The next row in your data is a negative test. This row we expect to cause an error in the API. So, it's going to be, in this case, maybe, it'll be an empty last name or something like that. In the column where you keep your expected HTTP code, you don't put a 200 which is a positive, you put a 404 or whatever your API uses to indicate an error. Then, you can simply go through row by row: positive, negative, positive, negative. Whatever you decide to do, these two things now intersperse in the same data source, and you are covering your API in a much more comprehensive way not just looking for things that should throw a good response, but looking for things that should throw a failure, negative testing - all together in one data source.
If you think about it, if you're using hard coded test cases, you may even be doing a little bit of negative testing, but I can guarantee you, a lot of times that the trap that we see people fall into is that they will have hard-coded test cases for these various scenarios, and then it becomes kind of time-consuming and tedious for them to create a new test case with yet another new set of scenarios. But when you use data, especially dynamically generated data, and you have it in some kind of a source of information that you can feed to your API's alongside with what you expect the API to return, you are able to plow through these in a much more efficient way. And then, when people come up with new scenarios, which they always do, you don't write a new test case, you simply take the existing data source, and you add a row into it that represents, let's say, a new negative scenario.
So, as you go through this, this is, by the way, a great way of uncovering really hard-to-find bugs because you could have a scenario where you're sending in, for example, a bad reservation. You expect this bad reservation to throw a 404. It's the dates are null, or the payment method is some weird thing, and yet it takes the reservation. You expected an error, you got back a success. That's a problem, you need to alert your developers to that thing.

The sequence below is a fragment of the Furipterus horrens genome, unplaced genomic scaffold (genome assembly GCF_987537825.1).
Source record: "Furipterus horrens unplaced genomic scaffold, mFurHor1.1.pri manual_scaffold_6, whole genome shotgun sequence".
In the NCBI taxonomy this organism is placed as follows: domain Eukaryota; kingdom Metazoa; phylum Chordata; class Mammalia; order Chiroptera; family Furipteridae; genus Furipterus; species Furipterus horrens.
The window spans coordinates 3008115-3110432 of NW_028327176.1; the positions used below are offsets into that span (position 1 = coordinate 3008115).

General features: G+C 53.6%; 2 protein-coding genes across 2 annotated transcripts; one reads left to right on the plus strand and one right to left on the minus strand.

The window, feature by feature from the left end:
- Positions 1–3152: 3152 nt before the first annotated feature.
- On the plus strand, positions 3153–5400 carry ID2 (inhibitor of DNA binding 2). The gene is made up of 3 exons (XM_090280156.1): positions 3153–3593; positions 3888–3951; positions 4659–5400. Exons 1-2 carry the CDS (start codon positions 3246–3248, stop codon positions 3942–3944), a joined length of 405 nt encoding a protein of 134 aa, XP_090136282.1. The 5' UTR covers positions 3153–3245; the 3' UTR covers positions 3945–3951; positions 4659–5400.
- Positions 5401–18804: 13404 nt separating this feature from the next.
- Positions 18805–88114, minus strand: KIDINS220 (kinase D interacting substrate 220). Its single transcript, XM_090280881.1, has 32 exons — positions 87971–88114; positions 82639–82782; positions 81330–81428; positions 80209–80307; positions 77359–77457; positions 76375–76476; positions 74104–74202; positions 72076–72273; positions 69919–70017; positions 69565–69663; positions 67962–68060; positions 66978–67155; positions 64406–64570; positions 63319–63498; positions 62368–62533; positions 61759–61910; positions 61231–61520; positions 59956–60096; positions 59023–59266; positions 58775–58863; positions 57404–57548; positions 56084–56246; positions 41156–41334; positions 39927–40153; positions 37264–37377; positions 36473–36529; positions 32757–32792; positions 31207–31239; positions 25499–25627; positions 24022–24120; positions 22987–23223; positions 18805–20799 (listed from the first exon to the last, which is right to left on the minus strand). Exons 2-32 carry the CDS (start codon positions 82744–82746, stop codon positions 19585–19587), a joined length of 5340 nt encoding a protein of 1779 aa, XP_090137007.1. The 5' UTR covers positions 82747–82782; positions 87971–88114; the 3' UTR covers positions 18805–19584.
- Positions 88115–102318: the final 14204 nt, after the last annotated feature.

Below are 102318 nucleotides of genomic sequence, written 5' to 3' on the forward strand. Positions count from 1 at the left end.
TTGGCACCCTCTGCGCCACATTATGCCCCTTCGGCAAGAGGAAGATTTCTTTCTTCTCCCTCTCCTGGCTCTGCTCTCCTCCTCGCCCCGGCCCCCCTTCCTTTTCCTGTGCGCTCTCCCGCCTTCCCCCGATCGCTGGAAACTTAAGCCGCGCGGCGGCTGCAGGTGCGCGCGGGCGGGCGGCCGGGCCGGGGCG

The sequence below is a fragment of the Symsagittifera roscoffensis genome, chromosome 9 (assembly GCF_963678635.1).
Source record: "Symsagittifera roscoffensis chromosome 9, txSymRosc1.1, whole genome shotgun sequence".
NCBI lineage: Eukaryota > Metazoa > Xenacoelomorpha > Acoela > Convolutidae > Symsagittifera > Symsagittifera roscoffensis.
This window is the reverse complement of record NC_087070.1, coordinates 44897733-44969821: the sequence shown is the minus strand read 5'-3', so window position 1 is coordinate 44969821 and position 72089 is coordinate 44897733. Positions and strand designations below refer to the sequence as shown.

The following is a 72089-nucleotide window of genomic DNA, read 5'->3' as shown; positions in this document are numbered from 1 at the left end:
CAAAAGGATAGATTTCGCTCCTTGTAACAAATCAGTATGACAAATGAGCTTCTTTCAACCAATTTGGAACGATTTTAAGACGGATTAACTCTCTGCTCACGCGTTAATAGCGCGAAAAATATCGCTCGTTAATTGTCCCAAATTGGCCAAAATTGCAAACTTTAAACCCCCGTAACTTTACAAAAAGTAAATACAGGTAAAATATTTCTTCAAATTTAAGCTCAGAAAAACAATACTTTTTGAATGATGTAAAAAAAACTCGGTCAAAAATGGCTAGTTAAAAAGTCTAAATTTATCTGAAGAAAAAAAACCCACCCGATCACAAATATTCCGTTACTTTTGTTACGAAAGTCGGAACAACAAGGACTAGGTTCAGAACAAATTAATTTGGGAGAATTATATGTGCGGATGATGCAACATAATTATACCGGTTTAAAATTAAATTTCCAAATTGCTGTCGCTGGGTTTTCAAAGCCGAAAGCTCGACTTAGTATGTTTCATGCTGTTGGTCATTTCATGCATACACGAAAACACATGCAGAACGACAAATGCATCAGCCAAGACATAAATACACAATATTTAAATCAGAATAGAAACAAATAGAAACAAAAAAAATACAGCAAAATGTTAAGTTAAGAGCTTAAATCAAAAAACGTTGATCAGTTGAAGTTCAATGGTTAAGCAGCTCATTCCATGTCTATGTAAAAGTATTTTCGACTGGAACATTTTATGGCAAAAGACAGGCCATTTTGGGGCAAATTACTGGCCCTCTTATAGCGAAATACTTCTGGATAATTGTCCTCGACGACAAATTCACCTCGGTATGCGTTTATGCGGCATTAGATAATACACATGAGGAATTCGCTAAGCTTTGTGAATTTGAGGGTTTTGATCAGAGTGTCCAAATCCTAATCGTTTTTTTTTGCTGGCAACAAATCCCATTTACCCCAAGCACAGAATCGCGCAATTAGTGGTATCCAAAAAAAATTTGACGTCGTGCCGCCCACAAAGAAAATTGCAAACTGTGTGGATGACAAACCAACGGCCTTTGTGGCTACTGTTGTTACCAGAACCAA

Likewise, you send in what looks to be a good reservation, turns out there's some hidden bug in your API that causes that reservation to throw a 404, and you expected a 200 - once again go notify your developers.
But this level of comprehensive coverage is only possible if you look at the API from all perspectives and try to break it at all times along with trying to make sure that it returns the right positive results to you.
Does it make sense to do Load testing for negative tests?
It's even more so in a lot of ways because if you think about if someone is placing your API under attack, a lot of times things come in that are malformed or they're not properly structured or there's missing data. So, yeah, you know, if you're going to do proper security and performance testing, you need to be subjecting your API to the kinds of things it's going to see in the real world. And, the real world is not perfect. We're gonna see bad data coming in, we're going to see negative scenarios. Why not bring that all the way back into the functional testing perspective? And then, when you take those functional tests and hand them over to your performance and your security colleagues, they've got all aspects of an API test both positive and negative in the same source of information, in the same functional test.
Thanks for sharing such a great example with us. Community if you have any questions we are always happy to continue our conversation in the SmartBear Community. Post your comments, and we will be happy to reply to you. Next time, we will cover several more mistakes. Thanks a lot Rob for this video!
Thank you guys. See you next time, bye!
Next time, we'll review the next mistake. If you have any questions or suggestions about the mistakes, please leave your comments under this video, and we will be happy to continue our conversation online.